From the moment Guangzhou and Beijing Guoan announced they would send youth outfits to compete in the group stage of AFC Champions League 2021 -- because of fixture clashes with the ongoing Chinese Super League campaign -- it was accepted that both teams were never going to make much of an impact.
Even with expectations tempered, the displays the two sides produced over the past three weeks -- and the results that followed -- should give Chinese football plenty of cause for concern.
This is not an attack on the aspiring young footballers, who were thrown into the lion's den and were not found wanting with regards to the effort they produced on the pitch.
But there was a clear gulf in quality between them and their opponents that must be worrying for a country that remains the world's most-populous nation with 1.4 billion, and whose national team is still regarded as among Asia's leading sides.
From a combined 12 games, Beijing and Guangzhou combined for a measly solitary point, with the latter losing all six games. A total of 40 goals were conceded and both squads ranked among the competition's four worst defences.
They were always going to struggle against leading contenders like Kawasaki Frontale, Cerezo Osaka and Daegu, all of whom marched on into the Round of 16. Yet, matches against tournament debutants United City and Port, as well as Kitchee -- who had not won an ACL match prior to this season -- were missed opportunities to make an impression and get positive results.
While admittedly a speculative assumption, it is difficult to imagine that a Japanese or South Korean youth team would have posted such disappointing results in a similar situation.
Guangzhou lost 5-0 in their fifth match to a Cerezo side whose starting XI featured six players aged 23 or younger, while Vietnamese goalkeeper Dang Van Lam made his debut at this level.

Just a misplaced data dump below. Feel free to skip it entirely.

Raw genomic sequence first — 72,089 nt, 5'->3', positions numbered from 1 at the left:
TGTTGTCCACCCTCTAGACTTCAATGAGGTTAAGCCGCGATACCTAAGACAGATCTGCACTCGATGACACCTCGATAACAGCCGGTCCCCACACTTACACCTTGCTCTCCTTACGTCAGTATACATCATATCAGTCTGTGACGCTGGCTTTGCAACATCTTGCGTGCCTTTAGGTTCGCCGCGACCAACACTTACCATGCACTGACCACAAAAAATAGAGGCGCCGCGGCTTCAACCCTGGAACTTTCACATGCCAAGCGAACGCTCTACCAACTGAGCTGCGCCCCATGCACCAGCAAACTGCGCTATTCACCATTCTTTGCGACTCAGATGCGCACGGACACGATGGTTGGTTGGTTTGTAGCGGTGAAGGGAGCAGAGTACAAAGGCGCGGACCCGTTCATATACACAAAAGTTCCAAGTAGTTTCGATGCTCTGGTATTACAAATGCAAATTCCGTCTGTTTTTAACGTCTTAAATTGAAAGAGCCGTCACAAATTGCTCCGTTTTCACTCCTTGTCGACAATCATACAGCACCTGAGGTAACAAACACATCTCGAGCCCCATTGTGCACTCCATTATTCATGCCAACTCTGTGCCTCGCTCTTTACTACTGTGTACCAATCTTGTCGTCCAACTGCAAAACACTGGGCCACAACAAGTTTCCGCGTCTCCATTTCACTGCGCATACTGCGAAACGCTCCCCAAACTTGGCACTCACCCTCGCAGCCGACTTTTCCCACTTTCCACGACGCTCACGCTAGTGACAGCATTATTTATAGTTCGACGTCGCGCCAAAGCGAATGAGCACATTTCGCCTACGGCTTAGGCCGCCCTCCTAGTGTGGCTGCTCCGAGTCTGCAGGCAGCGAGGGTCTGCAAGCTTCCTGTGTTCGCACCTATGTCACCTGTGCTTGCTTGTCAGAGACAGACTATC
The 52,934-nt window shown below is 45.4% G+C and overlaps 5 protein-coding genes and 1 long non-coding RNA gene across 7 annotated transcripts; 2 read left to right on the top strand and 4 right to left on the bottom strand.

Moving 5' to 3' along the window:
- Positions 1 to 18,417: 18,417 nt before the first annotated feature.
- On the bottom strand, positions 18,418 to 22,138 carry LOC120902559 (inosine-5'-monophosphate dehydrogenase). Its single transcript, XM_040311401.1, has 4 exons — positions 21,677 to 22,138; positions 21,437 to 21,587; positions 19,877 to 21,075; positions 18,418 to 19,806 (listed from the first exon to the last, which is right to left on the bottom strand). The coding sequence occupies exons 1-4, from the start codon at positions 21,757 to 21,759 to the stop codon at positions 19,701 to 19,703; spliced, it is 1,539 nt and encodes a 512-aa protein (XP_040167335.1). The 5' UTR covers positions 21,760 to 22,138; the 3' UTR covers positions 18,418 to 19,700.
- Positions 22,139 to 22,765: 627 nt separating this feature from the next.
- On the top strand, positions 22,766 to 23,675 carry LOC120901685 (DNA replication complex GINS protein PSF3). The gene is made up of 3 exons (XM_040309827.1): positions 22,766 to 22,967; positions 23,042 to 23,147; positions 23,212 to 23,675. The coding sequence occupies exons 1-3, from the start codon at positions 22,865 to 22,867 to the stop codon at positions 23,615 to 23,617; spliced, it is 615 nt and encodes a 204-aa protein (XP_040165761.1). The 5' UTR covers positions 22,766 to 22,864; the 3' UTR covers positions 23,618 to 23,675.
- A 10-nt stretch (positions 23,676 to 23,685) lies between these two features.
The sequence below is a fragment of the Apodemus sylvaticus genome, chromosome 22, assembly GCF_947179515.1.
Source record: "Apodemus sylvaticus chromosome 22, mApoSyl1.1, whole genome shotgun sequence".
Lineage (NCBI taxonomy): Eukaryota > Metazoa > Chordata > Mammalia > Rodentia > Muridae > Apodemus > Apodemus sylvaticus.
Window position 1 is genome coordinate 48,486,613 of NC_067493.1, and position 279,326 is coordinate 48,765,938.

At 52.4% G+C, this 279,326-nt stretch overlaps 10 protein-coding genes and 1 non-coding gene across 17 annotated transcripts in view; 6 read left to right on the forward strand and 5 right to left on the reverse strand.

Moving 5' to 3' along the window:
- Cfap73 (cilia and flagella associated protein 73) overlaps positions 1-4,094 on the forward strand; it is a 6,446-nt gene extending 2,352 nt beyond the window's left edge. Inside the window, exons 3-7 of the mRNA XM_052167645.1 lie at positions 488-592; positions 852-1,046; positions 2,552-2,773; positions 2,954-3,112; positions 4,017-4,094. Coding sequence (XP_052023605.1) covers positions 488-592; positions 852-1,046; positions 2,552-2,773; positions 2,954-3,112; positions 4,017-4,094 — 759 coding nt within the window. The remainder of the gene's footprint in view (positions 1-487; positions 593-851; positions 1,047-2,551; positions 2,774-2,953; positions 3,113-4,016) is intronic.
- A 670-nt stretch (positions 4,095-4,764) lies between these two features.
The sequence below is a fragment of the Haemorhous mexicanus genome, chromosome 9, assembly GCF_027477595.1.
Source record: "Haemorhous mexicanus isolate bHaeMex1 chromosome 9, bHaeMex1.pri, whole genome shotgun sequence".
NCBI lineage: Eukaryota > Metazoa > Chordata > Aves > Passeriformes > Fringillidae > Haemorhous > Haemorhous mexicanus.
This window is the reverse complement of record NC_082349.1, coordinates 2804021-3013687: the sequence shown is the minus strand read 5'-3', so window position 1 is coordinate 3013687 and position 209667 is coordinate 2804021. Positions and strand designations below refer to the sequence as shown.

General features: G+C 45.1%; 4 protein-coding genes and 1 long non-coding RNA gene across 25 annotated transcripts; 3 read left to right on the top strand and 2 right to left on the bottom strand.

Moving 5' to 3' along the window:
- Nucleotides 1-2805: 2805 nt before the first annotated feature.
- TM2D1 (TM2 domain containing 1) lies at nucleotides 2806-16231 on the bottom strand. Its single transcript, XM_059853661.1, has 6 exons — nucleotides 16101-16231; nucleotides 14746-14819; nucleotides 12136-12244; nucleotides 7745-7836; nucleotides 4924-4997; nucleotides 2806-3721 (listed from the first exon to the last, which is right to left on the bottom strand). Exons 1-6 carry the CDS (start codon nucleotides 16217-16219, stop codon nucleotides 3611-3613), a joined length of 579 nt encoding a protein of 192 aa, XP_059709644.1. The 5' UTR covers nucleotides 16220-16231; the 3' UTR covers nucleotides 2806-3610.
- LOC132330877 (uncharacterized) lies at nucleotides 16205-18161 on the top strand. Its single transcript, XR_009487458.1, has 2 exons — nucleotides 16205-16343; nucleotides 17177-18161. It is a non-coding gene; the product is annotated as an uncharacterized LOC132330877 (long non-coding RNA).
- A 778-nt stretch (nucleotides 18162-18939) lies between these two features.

Still boasting a handful of seasoned campaigners, Cerezo would have been favourites to win that match -- but by that dominant a margin?
Of course, Beijing and Guangzhou's best youngsters would have stayed on with the first team for their domestic commitments, so the teams that were fielded would not have boasted the cream of the academy crop.
One would still have imagined that there would be a couple of youngsters to catch the eye and suggest they would one day feature prominently at the senior level; yet they were few and far between.
Beijing left-back Naibijiang Mohemaiti offered plenty of endeavour while centre-back Ruan Qilong was a sturdy presence but one that still needs plenty of refinement. For Guangzhou, anchorman Zhang Zili was perhaps the only one that could claim to have been a consistent performer throughout the campaign.
It is these issues that make it easier to understand why the China national team has turned to the naturalisation of foreign players, with players like Elkeson, Nico Yennaris, Tyias Browning and Alan Carvalho making immediate impacts.
However, it is a rarely a viable long-term solution.
Even looking beyond past stalwarts from yesteryear that were good enough to play in the Premier League in Sun Jihai (Manchester City), Li Tie (Everton) and Zheng Zhi (Charlton), it was not too long ago that China produced a talent like Wu Lei, who would go on to feature in La Liga for Espanyol and even score against the mighty Barcelona.
Based on their current youth malaise, further amplified by Beijing and Guangzhou's recent woes in the ACL, it remains to be seen when the next star of Chinese football will be produced rather than procured.